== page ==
The Mid-Century Wonders of Palm Springs

The Mid-Century Wonders of Palm Springs

The 10,000 recently returned to Palm Springs to hunt for the best examples of mid-century modern architecture. Palm Springs is a desert oasis synonymous with exceptional weather and striking architecture, thanks to its popularity during the 1940s and 1950s as an escape for Hollywood icons (including the likes of Frank Sinatra, Judy Garland and Elvis Presley). Read on for a curated Covid-conscious driving tour of our favorite architectural wonders in Palm Springs, including works by Richard Neutra, Dan Palmer and E. Stewart Williams.

Kaufmann House
Turn off North Palm Canyon and head up the hill to the Richard Neutra-designed Kaufmann House. Once owned by Barry Manilow and originally built in 1946 for the Kaufmann family, Neutra’s work is most widely regarded to be the best example of desert modernism. What’s more, the house was famously captured by legendary society photographer Slim Aarons on numerous occasions, conveying the timeless allure and lifestyle of Palm Springs.

The Kaufmann House is located at 470 W Vista Chino, Palm Springs.

Kaufmann House, Richard Neutra – 1946

House of Tomorrow, aka Elvis Honeymoon Hideaway
Driving through Old Las Palmas is a must, and especially essential if you’re an Elvis fan. The King and Priscilla Presley notoriously spent their honeymoon in this house (locally dubbed The Love Shack), designed by William Krisel and Dan Palmer in 1960. Circular in shape, the House of Tomorrow was first created as an experiment in mid century modern living and was eventually occupied by its developer.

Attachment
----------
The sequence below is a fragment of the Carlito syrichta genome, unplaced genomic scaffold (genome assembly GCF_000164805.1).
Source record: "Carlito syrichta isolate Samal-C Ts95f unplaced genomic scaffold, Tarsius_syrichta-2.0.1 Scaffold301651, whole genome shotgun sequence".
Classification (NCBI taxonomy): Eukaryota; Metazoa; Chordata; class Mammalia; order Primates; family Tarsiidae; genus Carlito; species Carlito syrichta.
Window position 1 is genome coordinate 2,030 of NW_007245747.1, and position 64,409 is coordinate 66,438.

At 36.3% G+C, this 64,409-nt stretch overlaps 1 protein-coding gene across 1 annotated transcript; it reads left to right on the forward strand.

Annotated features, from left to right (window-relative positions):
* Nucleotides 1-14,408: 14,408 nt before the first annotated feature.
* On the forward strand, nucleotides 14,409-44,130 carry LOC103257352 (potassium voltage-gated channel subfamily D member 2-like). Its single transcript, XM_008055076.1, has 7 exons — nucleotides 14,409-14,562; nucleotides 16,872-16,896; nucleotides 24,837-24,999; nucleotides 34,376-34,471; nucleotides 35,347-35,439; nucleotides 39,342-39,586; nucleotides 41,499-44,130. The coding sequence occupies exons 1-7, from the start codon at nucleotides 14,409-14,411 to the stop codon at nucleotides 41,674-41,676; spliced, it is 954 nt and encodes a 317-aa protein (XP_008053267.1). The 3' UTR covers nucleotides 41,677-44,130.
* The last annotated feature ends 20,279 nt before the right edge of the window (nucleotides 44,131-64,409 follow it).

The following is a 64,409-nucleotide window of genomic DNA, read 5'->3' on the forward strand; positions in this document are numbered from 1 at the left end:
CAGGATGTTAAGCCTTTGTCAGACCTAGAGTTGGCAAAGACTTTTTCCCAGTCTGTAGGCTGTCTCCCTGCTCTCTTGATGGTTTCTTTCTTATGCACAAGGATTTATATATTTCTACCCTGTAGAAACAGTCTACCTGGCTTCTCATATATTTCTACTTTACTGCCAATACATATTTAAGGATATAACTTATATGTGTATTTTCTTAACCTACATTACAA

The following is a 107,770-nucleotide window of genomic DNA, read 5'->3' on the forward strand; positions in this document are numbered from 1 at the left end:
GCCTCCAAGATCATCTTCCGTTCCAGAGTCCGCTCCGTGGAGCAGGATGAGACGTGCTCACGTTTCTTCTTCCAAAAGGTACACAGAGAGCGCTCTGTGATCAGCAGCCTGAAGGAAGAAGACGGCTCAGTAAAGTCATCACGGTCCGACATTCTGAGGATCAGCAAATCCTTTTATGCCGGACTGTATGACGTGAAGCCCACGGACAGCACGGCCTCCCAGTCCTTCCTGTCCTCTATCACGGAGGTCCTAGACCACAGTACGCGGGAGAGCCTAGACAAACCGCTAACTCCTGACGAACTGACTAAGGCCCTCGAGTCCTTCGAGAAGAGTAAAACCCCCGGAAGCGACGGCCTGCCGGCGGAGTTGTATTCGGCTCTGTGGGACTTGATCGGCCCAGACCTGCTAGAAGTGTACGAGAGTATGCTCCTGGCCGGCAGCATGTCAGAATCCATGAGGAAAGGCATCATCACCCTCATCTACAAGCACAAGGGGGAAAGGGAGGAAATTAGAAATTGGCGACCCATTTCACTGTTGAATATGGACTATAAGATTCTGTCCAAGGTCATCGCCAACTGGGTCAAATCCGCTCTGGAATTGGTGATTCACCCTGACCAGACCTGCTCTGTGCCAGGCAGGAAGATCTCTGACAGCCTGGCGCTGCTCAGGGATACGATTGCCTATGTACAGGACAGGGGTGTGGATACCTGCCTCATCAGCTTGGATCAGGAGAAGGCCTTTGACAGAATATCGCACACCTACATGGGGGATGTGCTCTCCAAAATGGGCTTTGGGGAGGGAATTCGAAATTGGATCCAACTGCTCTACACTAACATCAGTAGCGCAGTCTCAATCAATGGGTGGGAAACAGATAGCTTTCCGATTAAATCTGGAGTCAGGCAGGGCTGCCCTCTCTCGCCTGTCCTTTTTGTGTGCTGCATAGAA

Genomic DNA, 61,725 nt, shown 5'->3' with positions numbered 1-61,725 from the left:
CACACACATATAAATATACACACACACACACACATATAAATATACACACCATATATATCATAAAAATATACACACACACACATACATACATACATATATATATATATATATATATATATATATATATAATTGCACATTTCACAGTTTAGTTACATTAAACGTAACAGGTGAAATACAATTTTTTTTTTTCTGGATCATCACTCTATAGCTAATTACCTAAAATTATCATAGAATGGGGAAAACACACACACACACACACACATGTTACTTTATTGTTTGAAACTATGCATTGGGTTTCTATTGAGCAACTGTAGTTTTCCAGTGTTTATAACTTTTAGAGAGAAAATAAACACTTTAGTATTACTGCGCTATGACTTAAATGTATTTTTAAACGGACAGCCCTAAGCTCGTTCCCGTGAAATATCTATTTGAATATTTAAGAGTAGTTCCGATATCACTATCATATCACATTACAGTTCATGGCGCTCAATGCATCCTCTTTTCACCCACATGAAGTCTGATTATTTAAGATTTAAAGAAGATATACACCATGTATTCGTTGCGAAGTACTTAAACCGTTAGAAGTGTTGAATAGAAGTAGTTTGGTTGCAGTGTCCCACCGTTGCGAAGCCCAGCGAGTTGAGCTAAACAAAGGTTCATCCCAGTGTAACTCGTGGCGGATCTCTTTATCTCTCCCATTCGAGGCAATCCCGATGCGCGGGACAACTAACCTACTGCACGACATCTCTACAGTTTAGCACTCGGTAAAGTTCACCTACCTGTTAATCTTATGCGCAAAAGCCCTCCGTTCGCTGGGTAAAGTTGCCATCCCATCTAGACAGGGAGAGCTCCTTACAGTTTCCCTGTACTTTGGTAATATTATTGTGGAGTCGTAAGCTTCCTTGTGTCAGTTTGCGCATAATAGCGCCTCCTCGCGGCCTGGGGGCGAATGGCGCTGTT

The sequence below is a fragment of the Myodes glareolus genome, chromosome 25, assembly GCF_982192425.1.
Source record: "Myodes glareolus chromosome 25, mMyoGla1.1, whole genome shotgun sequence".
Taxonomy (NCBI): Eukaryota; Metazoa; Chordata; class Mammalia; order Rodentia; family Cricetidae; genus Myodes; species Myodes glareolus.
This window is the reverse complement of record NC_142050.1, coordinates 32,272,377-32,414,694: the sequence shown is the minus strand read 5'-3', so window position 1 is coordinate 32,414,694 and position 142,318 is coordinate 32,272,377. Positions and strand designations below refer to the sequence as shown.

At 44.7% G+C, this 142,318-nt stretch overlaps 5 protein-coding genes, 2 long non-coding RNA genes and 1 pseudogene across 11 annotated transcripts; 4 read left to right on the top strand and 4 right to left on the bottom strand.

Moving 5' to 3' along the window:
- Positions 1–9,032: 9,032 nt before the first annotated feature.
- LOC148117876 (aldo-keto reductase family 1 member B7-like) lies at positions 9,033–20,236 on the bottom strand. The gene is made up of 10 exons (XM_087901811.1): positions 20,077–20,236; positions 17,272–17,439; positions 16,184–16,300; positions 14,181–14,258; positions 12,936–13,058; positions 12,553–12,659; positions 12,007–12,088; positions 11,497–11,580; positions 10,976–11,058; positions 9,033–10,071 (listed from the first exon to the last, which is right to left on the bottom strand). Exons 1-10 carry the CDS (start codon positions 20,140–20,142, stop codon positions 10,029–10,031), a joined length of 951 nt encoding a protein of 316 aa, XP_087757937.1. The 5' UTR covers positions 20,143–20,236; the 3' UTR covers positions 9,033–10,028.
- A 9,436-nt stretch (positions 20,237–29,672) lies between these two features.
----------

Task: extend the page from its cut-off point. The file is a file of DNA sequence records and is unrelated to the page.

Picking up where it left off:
The House of Tomorrow is located at 1350 Ladera Circle, Palm Springs.

House of Tomorrow, William Krisel & Dan Palmer, 1960

Frank Sinatra’s Twin Palms Estate
Designed by E. Stewart Williams in 1947, Twin Palms Estate was the desert home of Frank Sinatra used by the star to escape the relentless pressures of Hollywood.  The house is centrally located in The Movie Colony, a Palm Springs neighborhood popular among Hollywood royalty and recently became available for rent for private vacations and dinners. It features an entire master wing, seven bathrooms and a central courtyard with pool.

Twin Palms Estate is located at 1145 E Vía Colusa, Palm Springs.

Twin Palms Estate, E. Stewart Williams – 1947

Indian Canyon Estates
Head past the Ace Hotel and up towards Indian Canyon trails to find one of Palm Springs’ most picturesque neighborhoods. Dotted with beautiful examples of mid-century to 70s modern homes, Indian Canyon Estates boasts generous views of the San Jacinto mountains and no visible power lines (a rarity for desert communities). Indian Canyon Estates was originally developed by Roy Fey and designed by LA-based architect Charles du Bois, with the goal of creating a resort community featuring only single story family homes. The neighborhood is home to Palm Springs’ most Instagrammed house (thanks to its curb appeal and pink door), although our favorite streets to explore are Alhambra Drive and Sierra Way.

The entrance to Indian Canyon Estates is located at 2231 S Camino Real, Palm Springs.

Old Las Palmas
The oldest and most established neighborhood in Palm Springs, Old Las Palmas oozes classic Hollywood charm (some of its first residents included Katharine Hepburn, Kirk Douglas and Clark Gable), and can be found nestled between The Movie Colony and Vista Las Palmas. Coveted and exceptionally picturesque, various star architects including Albert Frey, Donald Wexler and William Francis Cody all designed homes in Old Las Palmas, many of which are the largest in Palm Springs.

The main entrance to Old Las Palmas is located at 111 S Via Las Palmas, Palm Springs.

 

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